A budget that includes $75,000 to help the county operate the animal shelter had first reading heard by the Richmond City Commission last week. On Tuesday, the commission heard from county judge-executive Reagan Taylor about the request for funding prior to a vote on the proposed '18-'19 fiscal year budget, set for June 26.
The cities of Richmond and Berea have not chipped in for the shelter's operation in the three years Taylor has been in office, Taylor said Tuesday.
A 1976 ordinance called for each city to contribute 25 percent of the operating budget, the judge-executive said.
Due to budget constraints, the county is having to look at the services it provides, and prioritize those mandated by statute, Taylor said.
"We can't find anything that says the county has to provide animal control services to the cities," he said. "We're looking for compensation for providing those services."
In a three-month time frame this year, animal control has responded to 181 calls, 44 (24.3 percent) of which were inside the City of Richmond limits, Taylor said. (100 calls were in the county; the remaining 37 were in the City of Berea).
At the end of Tuesday's work session, the commission left in the $75,000 — 25 percent of the $300,000 operational budget for the shelter provided by the county — for the upcoming fiscal year.
The Berea City Council's Audit and Finance Committee voted June 13 to allocate $75,000 in its budget for the animal shelter. The budget was passed on by Berea City Council Tuesday,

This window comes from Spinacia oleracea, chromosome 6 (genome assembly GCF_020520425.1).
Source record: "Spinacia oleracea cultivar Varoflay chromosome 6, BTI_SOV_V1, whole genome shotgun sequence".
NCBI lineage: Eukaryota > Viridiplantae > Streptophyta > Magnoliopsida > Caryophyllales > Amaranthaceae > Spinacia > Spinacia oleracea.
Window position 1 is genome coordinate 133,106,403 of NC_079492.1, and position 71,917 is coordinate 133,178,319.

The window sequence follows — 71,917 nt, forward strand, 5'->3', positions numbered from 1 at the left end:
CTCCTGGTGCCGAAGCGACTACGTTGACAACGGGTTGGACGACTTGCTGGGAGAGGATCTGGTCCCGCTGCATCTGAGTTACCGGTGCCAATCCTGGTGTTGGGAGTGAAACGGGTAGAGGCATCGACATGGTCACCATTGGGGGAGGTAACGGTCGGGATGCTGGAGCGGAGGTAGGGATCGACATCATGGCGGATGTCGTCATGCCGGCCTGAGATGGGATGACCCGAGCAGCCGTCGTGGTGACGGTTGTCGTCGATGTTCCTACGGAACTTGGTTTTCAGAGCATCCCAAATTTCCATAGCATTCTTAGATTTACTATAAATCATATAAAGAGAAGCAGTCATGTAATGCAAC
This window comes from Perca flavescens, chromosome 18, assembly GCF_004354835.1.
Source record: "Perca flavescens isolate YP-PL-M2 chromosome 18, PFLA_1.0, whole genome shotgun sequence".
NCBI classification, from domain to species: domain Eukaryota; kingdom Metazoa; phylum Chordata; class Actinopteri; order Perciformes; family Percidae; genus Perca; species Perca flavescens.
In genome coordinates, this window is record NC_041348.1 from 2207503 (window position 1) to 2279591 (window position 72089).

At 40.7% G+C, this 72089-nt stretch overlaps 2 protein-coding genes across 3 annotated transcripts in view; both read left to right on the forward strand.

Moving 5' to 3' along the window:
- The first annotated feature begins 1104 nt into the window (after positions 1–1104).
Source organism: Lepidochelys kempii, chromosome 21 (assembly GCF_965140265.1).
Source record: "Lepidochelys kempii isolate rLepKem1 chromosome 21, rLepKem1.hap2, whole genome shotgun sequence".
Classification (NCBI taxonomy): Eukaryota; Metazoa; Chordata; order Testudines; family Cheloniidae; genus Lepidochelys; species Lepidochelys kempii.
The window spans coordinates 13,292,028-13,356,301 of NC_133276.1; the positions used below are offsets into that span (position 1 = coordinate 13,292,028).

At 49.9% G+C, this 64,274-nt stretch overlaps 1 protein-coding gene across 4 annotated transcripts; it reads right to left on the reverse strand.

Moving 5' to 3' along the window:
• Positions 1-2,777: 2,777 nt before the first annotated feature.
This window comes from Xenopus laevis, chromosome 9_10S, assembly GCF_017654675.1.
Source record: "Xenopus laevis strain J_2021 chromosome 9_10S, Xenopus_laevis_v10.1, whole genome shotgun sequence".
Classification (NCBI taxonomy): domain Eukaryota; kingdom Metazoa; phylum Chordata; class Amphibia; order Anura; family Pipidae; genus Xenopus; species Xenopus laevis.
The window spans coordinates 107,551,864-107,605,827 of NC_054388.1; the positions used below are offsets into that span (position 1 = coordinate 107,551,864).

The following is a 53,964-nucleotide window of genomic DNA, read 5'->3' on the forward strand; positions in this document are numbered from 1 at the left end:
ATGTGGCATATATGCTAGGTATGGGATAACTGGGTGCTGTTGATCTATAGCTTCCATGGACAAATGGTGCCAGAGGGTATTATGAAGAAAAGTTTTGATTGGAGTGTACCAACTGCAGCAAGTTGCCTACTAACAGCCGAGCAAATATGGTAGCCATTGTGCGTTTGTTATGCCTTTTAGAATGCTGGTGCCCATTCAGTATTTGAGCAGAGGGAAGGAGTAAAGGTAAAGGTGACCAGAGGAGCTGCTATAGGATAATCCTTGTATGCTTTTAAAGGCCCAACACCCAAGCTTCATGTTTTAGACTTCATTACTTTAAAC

Codes enforcement ordinance
An ordinance repealing the city’s existing ordinance governing the codes enforcement board and enacting a new ordinance was explained further by city attorney Garrett Fowles.
The changes were necessary because of new state laws, according to language within the ordinance.
One of the biggest changes in the new ordinance is that it mandates that failure to appear by a property owner at a codes enforcement board hearing makes it impossible for the property owner to appeal the board’s decision, Fowles said.
It also lays out the procedure followed when the board is dealing with a dilapidated structure, so as to prevent cases from dragging on, and adds a new section that imposes uniform fines of $100 for a first violation, $300 for a second violation and $500 for a third and any subsequent violation.
The city commission heard details on two ordinances that had first reading at the commission's June 12 meeting. One adds a provision to the city's contract with Advanced Disposal Irving Hauling for the company to provide pick-up of bulk items at commercial properties. The company will charge a fee of between $20 and $150 depending on the number of items collected. The second adds to the city's procurement policies pertaining to federal grant funding.
The next meeting of the Richmond City Commission is scheduled for June 26 at 6 p.m. at Richmond City Hall.
Reach Kelly McKinney at 624-6626; follow her on Twitter @kellymckinney18.